Is God Calling You To Lead?

As a woman, how do you know if you’re called to leadership? How do you discern God’s call in your life?

Last year I talked with women at seminaries across the country and asked them these questions. I was curious to find out what worked for them. Few evangelical women attend seminary, so I wanted to know what made these women different. What empowered them to take the risk?

Here’s what I expected to find: go-getters. I thought they would be confident, life-of-the-party visionaries. I thought they would have a clear focus, and a sure stride toward their goal.

And some of them did.

But not all of them. Many of the women were unsure of their call. They were confused about the direction. It seemed impractical. It didn’t make sense. Some women actively ran from their calling for years. Not a single woman woke up one morning and thought, “I think I’ll go to seminary! That sounds like fun!” In fact, many women felt just the opposite.

My instincts were wrong about the type of women God calls to ministry. Their stories caught me by surprise, but they also taught me three important things about women, leadership, and calling:

First, personality does not predict leadership ability. Leaders are not always extroverts. They’re not always loud or strong-willed or dreamers. It’s a good thing too, because different types of people need different types of leaders. God calls the loud and the quiet, the verbal processors and the introspective, the figureheads and the behind-the-scenes strategists. Your personality may be different than your pastor’s or your favorite teacher’s, but that doesn’t mean you’re not called.

The second lesson I learned was this: no story of calling is the same. When it comes to calling, many of us want a burning bush. We want a clear word from God, an easy path, and no roadblocks. However even in Scripture, no story of calling was the same. Moses had a burning bush, but Joseph had a dream, Mary had an angel, and David had Samuel. Every story was different, and the same is true for us.

So, how DO you discern God’s calling? If personality is no predictor, and no one’s story is the same, how can you know for sure? What should you be looking for?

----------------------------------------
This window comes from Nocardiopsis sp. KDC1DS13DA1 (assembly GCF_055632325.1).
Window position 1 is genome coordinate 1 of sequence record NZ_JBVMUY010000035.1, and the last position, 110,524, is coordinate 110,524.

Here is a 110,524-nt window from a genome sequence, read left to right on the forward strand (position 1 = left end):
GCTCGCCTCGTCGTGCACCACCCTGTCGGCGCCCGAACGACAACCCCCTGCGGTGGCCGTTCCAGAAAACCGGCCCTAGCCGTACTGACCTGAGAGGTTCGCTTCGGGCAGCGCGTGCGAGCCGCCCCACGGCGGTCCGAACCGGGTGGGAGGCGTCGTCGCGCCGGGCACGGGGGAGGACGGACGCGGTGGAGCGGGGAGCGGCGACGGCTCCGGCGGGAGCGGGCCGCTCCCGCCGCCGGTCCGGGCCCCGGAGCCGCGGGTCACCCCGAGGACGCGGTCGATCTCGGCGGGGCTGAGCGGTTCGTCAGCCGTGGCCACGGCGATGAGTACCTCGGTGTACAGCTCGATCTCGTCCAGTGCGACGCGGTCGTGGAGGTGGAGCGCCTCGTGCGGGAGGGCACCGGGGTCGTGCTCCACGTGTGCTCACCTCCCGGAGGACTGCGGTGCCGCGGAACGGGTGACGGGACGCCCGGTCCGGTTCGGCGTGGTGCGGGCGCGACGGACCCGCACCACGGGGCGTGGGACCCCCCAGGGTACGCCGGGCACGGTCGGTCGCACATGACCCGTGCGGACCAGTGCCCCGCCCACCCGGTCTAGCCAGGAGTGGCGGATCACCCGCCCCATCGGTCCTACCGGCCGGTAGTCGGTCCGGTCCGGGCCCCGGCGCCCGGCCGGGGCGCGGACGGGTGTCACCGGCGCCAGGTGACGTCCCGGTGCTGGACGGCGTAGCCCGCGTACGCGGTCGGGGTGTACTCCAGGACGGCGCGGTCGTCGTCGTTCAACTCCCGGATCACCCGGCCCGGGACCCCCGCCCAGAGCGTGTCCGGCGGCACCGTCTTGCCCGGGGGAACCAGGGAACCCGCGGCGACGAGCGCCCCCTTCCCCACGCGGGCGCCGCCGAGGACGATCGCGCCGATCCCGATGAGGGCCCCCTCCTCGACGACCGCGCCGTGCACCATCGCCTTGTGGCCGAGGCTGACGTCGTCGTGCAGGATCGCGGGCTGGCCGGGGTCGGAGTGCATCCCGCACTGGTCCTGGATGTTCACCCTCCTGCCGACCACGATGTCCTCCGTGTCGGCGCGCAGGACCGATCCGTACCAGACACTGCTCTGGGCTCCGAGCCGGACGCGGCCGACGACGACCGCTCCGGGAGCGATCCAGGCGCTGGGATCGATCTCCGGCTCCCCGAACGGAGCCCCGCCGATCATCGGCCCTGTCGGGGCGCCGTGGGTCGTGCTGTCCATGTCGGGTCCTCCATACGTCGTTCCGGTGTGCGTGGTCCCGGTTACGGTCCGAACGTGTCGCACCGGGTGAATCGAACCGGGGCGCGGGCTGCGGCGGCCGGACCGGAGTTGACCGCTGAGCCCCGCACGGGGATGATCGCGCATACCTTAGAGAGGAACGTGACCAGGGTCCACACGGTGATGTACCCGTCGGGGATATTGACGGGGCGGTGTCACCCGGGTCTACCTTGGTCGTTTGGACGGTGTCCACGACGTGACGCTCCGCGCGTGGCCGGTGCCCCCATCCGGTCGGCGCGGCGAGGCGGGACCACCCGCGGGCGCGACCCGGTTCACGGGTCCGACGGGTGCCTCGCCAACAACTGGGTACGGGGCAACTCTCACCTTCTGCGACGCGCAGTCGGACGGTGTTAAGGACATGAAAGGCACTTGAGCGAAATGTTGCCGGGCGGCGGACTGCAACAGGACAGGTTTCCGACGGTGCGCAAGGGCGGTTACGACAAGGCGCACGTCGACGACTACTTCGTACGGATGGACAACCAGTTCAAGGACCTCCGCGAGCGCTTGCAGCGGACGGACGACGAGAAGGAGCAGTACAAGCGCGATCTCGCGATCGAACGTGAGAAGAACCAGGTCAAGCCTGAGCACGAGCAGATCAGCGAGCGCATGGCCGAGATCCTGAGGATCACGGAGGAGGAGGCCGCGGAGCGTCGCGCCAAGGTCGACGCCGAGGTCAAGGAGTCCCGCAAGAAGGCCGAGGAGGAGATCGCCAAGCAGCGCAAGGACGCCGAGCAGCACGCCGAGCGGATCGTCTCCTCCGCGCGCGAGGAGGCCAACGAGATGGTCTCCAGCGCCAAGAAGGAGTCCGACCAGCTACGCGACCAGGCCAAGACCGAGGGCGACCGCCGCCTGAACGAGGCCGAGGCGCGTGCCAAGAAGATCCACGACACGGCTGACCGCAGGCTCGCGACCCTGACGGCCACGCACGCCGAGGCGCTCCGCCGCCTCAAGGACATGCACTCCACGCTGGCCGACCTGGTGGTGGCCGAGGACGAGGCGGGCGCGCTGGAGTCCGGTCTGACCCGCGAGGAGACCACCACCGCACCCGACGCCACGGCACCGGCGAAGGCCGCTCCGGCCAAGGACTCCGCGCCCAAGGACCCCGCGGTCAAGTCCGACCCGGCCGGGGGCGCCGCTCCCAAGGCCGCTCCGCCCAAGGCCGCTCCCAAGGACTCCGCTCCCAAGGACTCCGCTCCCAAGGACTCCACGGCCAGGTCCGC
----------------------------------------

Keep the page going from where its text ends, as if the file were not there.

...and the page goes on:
This third lesson answers that question: Calling comes through community. Every woman I interviewed was different, and every woman’s story was different, but they all had this in common: people who supported them. Each woman had a family member, a friend, a pastor, a mentor, or a professor who identified her gifts and helped her cultivate them. Each woman could pinpoint someone in her life who said, “You should go to seminary,” or “God is calling you to ministry.” It was these words of affirmation that empowered the women to push through their fears and self-doubt.

Is community the only way God calls? Definitely not. The Bible is full of stories of God calling people directly, because sometimes your community doesn’t have the eyes to see. But in most cases, your community helps you to see things you cannot see yourself.

That’s what I want to encourage you with today. If you think you might be called to ministry, but you’re afraid, or you’re unsure, or you doubt yourself, just take a moment to listen. What does your family see in you? What about your friends? Has your pastor, or Bible study leader, or mentor every identified leadership gifts in you? Even if it’s only one person, consider taking them seriously. They might be sent by God.

And if you’re still scared, remember this: Moses was too. So was Jonah, Jeremiah, and over half the women I talked to. There is a long history of God calling people who try to talk their way out of it. You are not alone. Thankfully, the same God who called Moses, Jonah, Mary, and Paul, the God who used them to do mighty things in His name, He is the God calling you.  Your fear does not scare Him, so sister, step into your call. We are counting on you!

Sharon Hodde Miller

Sharon Hodde Miller is a writer, speaker, pastor's wife, and mom of two boys. She recently completed her Ph.D, which focused on cultivating the gifts of women in the church. Sharon is a regular contributor to Her.meneutics and connect with her Twitter.